U.S. officials sound like Saudi propagandists when they falsely claim that the Houthis are Iranian proxies. Gabriele vom Bruck at London’s School of Oriental and African Studies explains: “The Houthis want Yemen to be independent, that’s the key idea, they don’t want to be controlled by Saudi or the Americans, and they certainly don’t want to replace the Saudis with the Iranians.”
As noted earlier, Yemen has rarely not been at war. According to Thomas Juneau of the University of Ottawa, the present fight “is at its root a civil war, driven by local competition for power, and not a regional, sectarian or proxy war.” The Houthis turned to Tehran out of necessity, after being attacked by their wealthy neighbors backed by America. Bruce Riedel of the Brookings Institution observed: “A major consequence of the war is to push the Houthis and Iran and Hezbollah closer together.” Tehran has opportunistically helped bleed the aggressors, rather like U.S. policy against the Soviet Union in Afghanistan.
While Riyadh still pays lip service to the idea of maintaining a united Yemen, the Emirates is actively promoting secessionists in the south. Indeed, the UAE may hope to grab Hodeidah for its own geopolitical and commercial advantage. Reports The Economist: “the UAE’s actions in Yemen appear part of a larger strategy to gobble up ports along some of the world’s busiest shipping routes.” For this, thousands more Yemenis could die.
The worst argument for the U.S. to back Saudi and Emirati atrocities is that doing so reduces civilian casualties. The claim is risible. Americans are helping the coalition kill civilians to stop it from killing more civilians? Seriously?
In fact, American officials admit they do not monitor Saudi attacks, so they have no means of judging the impacts of the strikes. Anyway, the best way to end coalition attacks on the Yemeni people would be to stop subsidizing coalition attacks on the Yemeni people. Make the royals pay for their own war.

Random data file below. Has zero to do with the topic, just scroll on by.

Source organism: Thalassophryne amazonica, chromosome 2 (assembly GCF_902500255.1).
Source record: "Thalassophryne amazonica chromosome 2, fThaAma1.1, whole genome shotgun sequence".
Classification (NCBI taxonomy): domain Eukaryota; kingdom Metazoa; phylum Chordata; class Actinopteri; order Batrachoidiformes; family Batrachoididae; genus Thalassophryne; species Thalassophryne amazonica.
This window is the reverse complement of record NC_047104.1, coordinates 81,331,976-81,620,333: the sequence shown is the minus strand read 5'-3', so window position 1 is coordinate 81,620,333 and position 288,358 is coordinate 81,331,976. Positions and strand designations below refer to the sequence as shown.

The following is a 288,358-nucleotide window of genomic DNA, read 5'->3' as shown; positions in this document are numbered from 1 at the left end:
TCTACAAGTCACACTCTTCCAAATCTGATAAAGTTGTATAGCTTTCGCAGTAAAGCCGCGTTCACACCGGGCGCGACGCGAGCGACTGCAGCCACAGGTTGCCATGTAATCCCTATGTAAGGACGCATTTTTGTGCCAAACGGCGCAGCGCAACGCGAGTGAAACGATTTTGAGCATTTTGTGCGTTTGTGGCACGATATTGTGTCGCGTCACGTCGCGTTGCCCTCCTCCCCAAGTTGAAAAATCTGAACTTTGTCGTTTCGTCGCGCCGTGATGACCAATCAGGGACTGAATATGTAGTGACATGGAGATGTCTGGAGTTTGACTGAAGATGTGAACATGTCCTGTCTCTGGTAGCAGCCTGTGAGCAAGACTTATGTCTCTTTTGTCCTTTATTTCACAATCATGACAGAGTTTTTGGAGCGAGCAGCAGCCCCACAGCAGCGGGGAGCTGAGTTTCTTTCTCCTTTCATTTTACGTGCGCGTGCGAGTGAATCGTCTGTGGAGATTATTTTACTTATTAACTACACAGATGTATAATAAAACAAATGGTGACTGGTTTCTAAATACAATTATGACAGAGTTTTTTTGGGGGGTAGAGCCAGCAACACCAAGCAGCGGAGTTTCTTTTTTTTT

Especially now. Hodeidah accounts for perhaps 70 to 80 percent of the aid, food, and fuel reaching Yemen. Observers fear that an Emirati assault would kill thousands and displace much of the city’s 600,000-strong population. Worse, such an attack would almost certainly interrupt vital shipments to Yemen’s civilian population. Abdi Mohamud, country director for Mercy Corps, warned that “Any disruption to this critical lifeline could be a death sentence for millions of Yemenis.” Mark Lowcock, UN undersecretary general for humanitarian affairs, said that “if for any period Hodeidah were not to operate effectively the consequences in humanitarian terms would be catastrophic.”
Humanitarian concerns did not stop Abu Dhabi from assaulting Hodeidah. Nor will the sort of cautious statements issued by the Trump administration. Unnamed officials recently told the Wall Street Journal that the administration light was yellow on the matter: “What we are scrambling to do is, if there’s an inevitability to this, we want to ensure that it causes the least amount of damage and make sure things are set up on the humanitarian side in the best way we can.”
Last weekend the Red Cross began removing its staff from the city to avoid the coming assault. And on Monday, the UN began evacuating its personnel from the port. That should make it clear: only a cut‐off in U.S. assistance will get the UAE’s attention. But that Washington refuses to do.
Yemen continues a tragic pattern in American policy. Washington has intervened promiscuously throughout the Mideast, fomenting radicalism, creating chaos, promoting aggression, and subsidizing tyranny. The humanitarian costs of the Yemen war continue to climb. It’s time for the Trump administration to stop supporting tyrannical regimes like the Saudis and Emiratis as they assault both our interests and our values.